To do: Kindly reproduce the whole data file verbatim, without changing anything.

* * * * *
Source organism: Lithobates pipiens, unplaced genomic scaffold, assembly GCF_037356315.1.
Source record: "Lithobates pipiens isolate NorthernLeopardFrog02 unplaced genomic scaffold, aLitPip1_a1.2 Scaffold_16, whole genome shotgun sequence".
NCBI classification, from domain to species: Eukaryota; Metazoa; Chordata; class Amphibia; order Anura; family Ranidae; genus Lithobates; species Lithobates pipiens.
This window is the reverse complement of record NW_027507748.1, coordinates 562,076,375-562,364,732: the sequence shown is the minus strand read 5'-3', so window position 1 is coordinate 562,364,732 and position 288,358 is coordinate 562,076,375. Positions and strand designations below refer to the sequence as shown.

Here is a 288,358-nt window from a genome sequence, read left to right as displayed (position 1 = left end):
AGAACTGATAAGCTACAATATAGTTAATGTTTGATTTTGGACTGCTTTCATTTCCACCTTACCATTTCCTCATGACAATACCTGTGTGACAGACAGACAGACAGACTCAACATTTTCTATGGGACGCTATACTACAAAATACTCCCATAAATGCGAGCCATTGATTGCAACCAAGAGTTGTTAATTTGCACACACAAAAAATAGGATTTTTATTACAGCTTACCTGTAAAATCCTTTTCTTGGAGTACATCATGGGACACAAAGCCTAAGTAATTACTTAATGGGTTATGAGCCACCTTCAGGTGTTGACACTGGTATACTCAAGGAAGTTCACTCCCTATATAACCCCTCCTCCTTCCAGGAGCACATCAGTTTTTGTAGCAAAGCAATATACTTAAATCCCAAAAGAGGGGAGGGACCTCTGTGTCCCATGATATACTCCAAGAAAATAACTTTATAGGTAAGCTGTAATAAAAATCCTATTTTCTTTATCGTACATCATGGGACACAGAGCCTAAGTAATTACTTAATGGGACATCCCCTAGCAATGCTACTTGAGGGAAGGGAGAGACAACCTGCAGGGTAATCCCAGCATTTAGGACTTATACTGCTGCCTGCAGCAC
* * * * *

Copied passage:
Source organism: Lithobates pipiens, unplaced genomic scaffold, assembly GCF_037356315.1.
Source record: "Lithobates pipiens isolate NorthernLeopardFrog02 unplaced genomic scaffold, aLitPip1_a1.2 Scaffold_16, whole genome shotgun sequence".
NCBI classification, from domain to species: Eukaryota; Metazoa; Chordata; class Amphibia; order Anura; family Ranidae; genus Lithobates; species Lithobates pipiens.
This window is the reverse complement of record NW_027507748.1, coordinates 562,076,375-562,364,732: the sequence shown is the minus strand read 5'-3', so window position 1 is coordinate 562,364,732 and position 288,358 is coordinate 562,076,375. Positions and strand designations below refer to the sequence as shown.

Here is a 288,358-nt window from a genome sequence, read left to right as displayed (position 1 = left end):
AGAACTGATAAGCTACAATATAGTTAATGTTTGATTTTGGACTGCTTTCATTTCCACCTTACCATTTCCTCATGACAATACCTGTGTGACAGACAGACAGACAGACTCAACATTTTCTATGGGACGCTATACTACAAAATACTCCCATAAATGCGAGCCATTGATTGCAACCAAGAGTTGTTAATTTGCACACACAAAAAATAGGATTTTTATTACAGCTTACCTGTAAAATCCTTTTCTTGGAGTACATCATGGGACACAAAGCCTAAGTAATTACTTAATGGGTTATGAGCCACCTTCAGGTGTTGACACTGGTATACTCAAGGAAGTTCACTCCCTATATAACCCCTCCTCCTTCCAGGAGCACATCAGTTTTTGTAGCAAAGCAATATACTTAAATCCCAAAAGAGGGGAGGGACCTCTGTGTCCCATGATATACTCCAAGAAAATAACTTTATAGGTAAGCTGTAATAAAAATCCTATTTTCTTTATCGTACATCATGGGACACAGAGCCTAAGTAATTACTTAATGGGACATCCCCTAGCAATGCTACTTGAGGGAAGGGAGAGACAACCTGCAGGGTAATCCCAGCATTTAGGACTTATACTGCTGCCTGCAGCAC